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Looking through Half-glassed Memories

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Clouds and Blues on this Rolling Fork wall

One of the unexpected snags we’ve run into repeated on this blues sojourn is MEMORY. Either I’m senile. Or Don’s senile. OR both of us have crammed so much blues news and trivia into our heads that it now comes out in unpredictable dribs and drabs. We’ve made several trips through Mississippi’s Delta in search of… of whatever we’re looking for that we hope we will recognizer when we see it, but we are often unsure as to whether we’ve been here before! Aaaaa, the joys of ageing. Or is it that we’ve not noticed before how feeble are the chains that binds memories to our minds.

Add the fact that lots of small Mississippi towns look like each other with their downtown boulevard separated by a strip of grass where Old Glory grows from the ground along with a plaque marking another filling station on the blues highway. Old buildings on both sides of the boulevard bespeak of ancient prosperity – well, bustle, anyways.

Having discussed this out the ying-yang, we’ve come  to the conclusion that unless both of us agree on the same memory, then we stop and spelunk. CB sits in the back of Tranq, watching and shaking her head!

Indianola has been embraced by B B King as his hometown, although he (and former Washington, D. C., mayor Marion Berry) was born in Itta Bena, Mississippi, just down the road a piece. It’s where he holds his annual homecoming concert (and where a security guard absconded with all the photos Don had shot that evening, pointing to a “no cameras” sign while ignoring the dozens of flashes going off all over the fairgrounds).


Here's B. B. King peering over the shoulder of the Super 8 admissions desk in Indianola



In Indianola's Super 8 parking lot


There’s an extensive B. B. King Museum in Indianola which pays tribute to its namesake in a dozen different ways, including at least that many videos. It would take me a couple of days to peruse everything carefully; however, I got a real good taste of it yesterday. Tickets are $5.


Club Ebony saw hundreds of blues performers come and go through more than half a century. Today, the Indianola nightspot, now owned by B B, seems to have been hit like its brothers and sisters by a divebombing economy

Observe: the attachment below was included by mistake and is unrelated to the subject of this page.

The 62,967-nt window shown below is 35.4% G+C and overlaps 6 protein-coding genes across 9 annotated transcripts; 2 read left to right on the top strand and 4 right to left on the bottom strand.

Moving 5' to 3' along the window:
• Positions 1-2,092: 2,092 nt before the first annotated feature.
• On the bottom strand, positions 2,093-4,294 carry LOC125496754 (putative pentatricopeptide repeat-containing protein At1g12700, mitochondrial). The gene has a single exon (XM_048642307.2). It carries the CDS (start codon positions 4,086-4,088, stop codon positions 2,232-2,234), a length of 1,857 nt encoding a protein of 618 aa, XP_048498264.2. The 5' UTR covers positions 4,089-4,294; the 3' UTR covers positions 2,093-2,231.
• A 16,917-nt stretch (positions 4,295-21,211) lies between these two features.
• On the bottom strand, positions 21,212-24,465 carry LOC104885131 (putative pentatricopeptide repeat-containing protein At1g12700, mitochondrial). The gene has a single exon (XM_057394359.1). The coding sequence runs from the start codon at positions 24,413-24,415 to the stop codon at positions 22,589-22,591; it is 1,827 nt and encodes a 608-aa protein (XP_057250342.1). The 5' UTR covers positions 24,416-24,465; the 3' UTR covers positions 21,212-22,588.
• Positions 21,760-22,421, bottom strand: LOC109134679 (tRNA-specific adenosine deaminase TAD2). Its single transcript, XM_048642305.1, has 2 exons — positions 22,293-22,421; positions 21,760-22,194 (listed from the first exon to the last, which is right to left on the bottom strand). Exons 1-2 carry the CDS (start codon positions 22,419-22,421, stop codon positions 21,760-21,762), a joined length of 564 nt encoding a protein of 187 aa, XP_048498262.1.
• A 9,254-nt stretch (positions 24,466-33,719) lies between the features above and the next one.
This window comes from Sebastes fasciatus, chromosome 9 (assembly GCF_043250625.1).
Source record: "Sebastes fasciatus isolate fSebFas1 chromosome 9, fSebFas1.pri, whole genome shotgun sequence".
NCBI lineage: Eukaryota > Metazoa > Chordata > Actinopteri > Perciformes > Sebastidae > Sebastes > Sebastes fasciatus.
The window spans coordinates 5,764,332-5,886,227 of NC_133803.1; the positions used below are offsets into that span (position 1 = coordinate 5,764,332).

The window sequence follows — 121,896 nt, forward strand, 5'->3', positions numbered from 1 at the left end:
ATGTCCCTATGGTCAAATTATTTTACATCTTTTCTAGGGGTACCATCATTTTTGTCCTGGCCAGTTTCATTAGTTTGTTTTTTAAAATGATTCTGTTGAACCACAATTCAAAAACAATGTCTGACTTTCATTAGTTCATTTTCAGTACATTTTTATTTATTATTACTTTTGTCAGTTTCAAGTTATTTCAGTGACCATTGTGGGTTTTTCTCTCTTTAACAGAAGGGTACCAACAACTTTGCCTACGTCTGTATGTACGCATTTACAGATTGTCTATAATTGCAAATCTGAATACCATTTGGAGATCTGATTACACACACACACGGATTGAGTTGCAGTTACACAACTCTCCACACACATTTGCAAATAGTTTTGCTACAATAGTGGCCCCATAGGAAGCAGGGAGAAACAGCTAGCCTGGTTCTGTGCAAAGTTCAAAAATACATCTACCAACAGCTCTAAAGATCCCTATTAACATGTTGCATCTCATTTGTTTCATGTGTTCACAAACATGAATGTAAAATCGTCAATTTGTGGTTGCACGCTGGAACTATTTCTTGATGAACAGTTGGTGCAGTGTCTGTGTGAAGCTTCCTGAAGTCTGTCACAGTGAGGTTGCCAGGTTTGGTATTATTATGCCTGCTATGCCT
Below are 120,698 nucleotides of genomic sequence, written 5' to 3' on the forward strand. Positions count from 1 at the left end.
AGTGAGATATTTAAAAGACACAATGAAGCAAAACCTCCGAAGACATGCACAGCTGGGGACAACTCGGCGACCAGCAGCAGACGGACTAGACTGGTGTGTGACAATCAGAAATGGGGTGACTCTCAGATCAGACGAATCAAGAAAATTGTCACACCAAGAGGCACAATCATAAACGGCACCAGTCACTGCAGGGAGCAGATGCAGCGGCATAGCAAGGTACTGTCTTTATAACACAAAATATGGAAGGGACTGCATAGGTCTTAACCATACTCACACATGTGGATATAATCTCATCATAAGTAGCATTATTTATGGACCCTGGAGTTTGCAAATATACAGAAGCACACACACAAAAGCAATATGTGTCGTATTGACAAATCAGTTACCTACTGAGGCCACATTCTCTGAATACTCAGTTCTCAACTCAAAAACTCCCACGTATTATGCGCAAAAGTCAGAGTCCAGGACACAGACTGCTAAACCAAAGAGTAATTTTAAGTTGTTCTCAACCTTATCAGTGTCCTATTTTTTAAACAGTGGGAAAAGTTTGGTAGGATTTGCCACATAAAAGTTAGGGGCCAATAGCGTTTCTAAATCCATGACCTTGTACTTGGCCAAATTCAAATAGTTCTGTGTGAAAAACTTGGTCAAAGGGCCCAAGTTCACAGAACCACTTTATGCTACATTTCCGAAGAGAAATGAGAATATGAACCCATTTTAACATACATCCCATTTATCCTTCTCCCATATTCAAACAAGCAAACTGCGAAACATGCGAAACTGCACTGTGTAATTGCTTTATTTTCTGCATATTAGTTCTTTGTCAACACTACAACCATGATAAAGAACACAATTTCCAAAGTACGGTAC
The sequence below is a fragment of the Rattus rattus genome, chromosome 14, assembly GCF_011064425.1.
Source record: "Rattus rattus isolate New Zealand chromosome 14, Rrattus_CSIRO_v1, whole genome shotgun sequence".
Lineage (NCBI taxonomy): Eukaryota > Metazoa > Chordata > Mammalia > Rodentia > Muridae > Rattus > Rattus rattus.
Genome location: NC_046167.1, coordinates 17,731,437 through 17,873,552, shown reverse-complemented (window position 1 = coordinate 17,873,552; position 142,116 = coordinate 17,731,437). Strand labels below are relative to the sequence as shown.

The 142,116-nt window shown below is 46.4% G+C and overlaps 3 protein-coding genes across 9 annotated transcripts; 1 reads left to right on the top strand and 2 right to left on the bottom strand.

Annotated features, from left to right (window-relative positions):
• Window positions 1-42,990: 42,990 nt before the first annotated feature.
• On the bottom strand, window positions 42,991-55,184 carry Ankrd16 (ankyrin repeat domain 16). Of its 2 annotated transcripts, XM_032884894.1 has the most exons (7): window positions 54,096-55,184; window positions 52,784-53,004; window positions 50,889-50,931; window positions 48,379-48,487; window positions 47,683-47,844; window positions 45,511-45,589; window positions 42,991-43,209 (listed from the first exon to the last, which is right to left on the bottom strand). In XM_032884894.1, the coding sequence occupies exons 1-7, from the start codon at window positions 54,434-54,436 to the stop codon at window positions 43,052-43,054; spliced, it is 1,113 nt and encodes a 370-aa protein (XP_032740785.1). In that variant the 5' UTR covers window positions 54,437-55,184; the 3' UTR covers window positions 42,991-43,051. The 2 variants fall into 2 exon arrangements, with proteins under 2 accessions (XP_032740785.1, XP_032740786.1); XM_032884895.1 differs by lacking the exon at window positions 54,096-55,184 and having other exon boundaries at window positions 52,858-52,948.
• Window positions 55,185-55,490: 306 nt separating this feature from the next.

An Ebony Club neighborlady recommended Betty's Place a few blocks away for home cooked lunch. The rib tips were fine, the catfish define and the hamburger delectable. So sayeth we all. While we waited eagerly for our lunch, the skies opened and emptied a double potload of rain and a little bit of hail on us.



Holly Ridge is not far west of Indianola


Then there was the emergency stop for Gold Bond powder to soothe me and rubber bands so Don can eat without his hair seasoning his sandwiches.


Sam Chatmon who, like a lot fellow blues travelers, spent much more of his life working on a plantation than in kicking the traces and playing the blues, is buried just beyond this archway and to the right



There's a decided rural flavor to most of the gravesites we've visited. Sam Chatmon's was no exception.



Rolling Fork, Mississippi, is the birthplace of Muddy Waters. Another cookie cutter town, but imbued with no small measure of emotion



Rolling Fork celebrates "The Great Bear Affair" every year in honor of President Teddy Roosevelt's bear hunt in Sharkey County, Mississippi, that ultimately, we are told, led to the sobriquet "teddy bear." Wooden bears dot the cityscape

61! 61! Everywhere 61! Come on in, they seem to say, and bring your money, if you will.



Written by frankieleeee

October 13, 2010 at 1:15 pm

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